McMaster University

McMaster University

Development and preliminary validation of a Function IndeX for Trauma

We are pleased to share with you the most recent publication from the MacOrtho team titled “Development and preliminary validation of a Function IndeX for Trauma (FIX-IT)”

Find the abstract below and click here to access the full-version of the article.

Bhandari M, Wasserman SM, Yurgin N, Petrisor B, Sprague S, Dent RE. Development and preliminary validation of a Function IndeX for Trauma (FIX-IT). Can J Surg. 2013 Oct;56(5):E114-20.


Background: Assessing fracture healing in clinical trials is subjective. The new Function IndeX for Trauma (FIX-IT) score provides a simple, standardized approach to assess weight-bearing and pain in patients with lower extremity fractures. We conducted an initial validation of the FIX-IT score.

Methods: We conducted a cross-sectional study involving 50 patients with lower extremity fractures across different stages of healing to evaluate the reliability and preliminary validity of the FIX-IT score. Patients were independently examined by 2 orthopedic surgeons, 1 orthopedic fellow, 2 orthopedic residents and 2 research coordinators. Patients also completed the Short Form-36 version 2 (SF-36v2) questionnaire,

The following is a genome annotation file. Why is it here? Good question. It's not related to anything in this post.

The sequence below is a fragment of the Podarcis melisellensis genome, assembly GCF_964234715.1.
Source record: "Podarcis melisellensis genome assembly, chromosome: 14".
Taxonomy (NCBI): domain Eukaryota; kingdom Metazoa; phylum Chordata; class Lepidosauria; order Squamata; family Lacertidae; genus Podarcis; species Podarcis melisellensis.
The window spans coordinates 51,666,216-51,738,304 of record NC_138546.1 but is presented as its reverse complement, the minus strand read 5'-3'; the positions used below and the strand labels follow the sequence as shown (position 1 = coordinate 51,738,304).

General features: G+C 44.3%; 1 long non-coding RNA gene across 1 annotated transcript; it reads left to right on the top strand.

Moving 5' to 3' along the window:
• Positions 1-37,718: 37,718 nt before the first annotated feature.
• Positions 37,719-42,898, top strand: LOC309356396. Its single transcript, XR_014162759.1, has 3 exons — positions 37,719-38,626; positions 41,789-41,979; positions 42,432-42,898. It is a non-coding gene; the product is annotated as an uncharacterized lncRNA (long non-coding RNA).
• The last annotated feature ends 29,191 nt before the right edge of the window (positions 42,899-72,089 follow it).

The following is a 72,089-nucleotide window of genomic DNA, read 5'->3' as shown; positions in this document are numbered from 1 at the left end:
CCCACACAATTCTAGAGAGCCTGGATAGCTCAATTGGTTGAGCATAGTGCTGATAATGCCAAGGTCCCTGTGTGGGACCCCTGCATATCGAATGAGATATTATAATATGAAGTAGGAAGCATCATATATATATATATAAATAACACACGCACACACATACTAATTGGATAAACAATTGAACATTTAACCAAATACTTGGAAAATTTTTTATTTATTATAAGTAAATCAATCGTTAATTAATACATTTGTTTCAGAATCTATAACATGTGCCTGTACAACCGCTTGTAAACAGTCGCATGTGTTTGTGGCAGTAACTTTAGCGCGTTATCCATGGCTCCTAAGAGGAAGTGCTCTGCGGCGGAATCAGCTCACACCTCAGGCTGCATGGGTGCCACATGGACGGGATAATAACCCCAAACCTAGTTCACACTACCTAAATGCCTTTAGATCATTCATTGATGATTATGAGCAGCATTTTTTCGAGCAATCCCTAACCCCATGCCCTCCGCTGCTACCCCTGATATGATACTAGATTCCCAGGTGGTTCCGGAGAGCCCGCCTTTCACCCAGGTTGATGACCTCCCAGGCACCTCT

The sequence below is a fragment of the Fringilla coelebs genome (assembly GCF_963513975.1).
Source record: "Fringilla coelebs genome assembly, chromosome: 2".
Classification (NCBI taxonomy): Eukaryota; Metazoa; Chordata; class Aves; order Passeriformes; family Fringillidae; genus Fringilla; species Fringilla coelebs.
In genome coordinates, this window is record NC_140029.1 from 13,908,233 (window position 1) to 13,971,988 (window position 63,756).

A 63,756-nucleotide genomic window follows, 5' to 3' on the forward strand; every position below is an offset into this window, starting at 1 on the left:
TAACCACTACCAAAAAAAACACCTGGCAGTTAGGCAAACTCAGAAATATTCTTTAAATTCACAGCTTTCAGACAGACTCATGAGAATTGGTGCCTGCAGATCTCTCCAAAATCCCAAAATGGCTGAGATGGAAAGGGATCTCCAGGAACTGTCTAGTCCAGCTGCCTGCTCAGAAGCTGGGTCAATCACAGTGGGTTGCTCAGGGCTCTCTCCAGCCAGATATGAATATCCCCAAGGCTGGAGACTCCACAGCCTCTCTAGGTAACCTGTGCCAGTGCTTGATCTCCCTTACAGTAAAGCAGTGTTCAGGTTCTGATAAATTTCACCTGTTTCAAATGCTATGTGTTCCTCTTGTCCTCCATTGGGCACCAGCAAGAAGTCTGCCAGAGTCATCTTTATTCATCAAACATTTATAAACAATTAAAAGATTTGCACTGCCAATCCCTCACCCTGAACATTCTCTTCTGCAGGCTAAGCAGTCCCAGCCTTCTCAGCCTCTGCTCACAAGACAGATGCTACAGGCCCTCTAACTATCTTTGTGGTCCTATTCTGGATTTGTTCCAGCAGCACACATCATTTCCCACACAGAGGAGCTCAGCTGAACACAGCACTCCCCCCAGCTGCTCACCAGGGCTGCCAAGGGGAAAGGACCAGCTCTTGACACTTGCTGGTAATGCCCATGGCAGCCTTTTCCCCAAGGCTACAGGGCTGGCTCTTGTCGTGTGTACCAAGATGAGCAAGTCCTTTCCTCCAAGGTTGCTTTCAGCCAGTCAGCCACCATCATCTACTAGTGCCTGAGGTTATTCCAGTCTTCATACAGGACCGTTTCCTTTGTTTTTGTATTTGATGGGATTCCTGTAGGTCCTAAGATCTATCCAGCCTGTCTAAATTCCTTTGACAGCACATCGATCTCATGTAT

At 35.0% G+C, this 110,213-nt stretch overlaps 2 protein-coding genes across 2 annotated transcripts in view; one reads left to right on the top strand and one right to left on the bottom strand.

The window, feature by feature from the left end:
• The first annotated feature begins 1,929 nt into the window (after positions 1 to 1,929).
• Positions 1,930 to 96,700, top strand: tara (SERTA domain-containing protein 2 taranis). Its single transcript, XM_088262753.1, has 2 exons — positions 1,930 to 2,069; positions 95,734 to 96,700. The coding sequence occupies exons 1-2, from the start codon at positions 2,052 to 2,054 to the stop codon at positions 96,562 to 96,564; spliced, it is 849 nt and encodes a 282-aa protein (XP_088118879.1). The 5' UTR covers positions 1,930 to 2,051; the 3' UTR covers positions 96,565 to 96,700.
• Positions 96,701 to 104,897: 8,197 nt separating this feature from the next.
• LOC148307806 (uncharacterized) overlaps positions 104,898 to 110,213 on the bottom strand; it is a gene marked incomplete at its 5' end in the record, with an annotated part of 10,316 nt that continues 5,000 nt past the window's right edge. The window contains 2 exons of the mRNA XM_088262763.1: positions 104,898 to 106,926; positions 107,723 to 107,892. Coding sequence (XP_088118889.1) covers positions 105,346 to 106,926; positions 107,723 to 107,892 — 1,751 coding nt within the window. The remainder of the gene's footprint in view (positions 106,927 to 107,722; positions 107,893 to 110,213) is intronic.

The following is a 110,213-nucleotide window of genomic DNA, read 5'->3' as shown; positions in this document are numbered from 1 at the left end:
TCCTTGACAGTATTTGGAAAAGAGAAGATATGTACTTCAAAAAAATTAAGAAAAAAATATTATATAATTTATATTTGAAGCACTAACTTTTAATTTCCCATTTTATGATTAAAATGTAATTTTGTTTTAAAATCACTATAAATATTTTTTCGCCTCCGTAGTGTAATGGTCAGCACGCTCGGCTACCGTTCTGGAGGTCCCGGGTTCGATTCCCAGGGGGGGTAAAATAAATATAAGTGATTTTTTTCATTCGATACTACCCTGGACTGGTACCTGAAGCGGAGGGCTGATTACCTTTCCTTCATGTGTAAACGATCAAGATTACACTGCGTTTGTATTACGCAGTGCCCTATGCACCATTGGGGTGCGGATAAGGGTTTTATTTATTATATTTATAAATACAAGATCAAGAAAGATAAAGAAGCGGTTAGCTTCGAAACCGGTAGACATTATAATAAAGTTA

and convergent validity was tested with the SF-36v2.

Results: For interrater reliability, the intraclass correlation coefficents ranged from 0.637 to 0.915. The overall interrater reliability for the total FIX-IT score was 0.879 (95% confidence interval 0.828–0.921). The correlations between the FIX-IT score and the SF-36 ranged from 0.682 to 0.770 for the physical component summary score, from 0.681 to 0.758 for the physical function subscale, and from 0.677 to 0.786 for the role–physical subscale.

Conclusion: The FIX-IT score had high interrater agreement across multiple examiners. Moreover, FIX-IT scores correlate with the physical scores of the SF-36. Although additional research is needed to fully validate FIX-IT, our results suggest the potential for FIX-IT to be a reliable adjunctive clinician measure to evaluate healing in lower extremity fractures.

Level of evidence: Diagnostic Study Level I.

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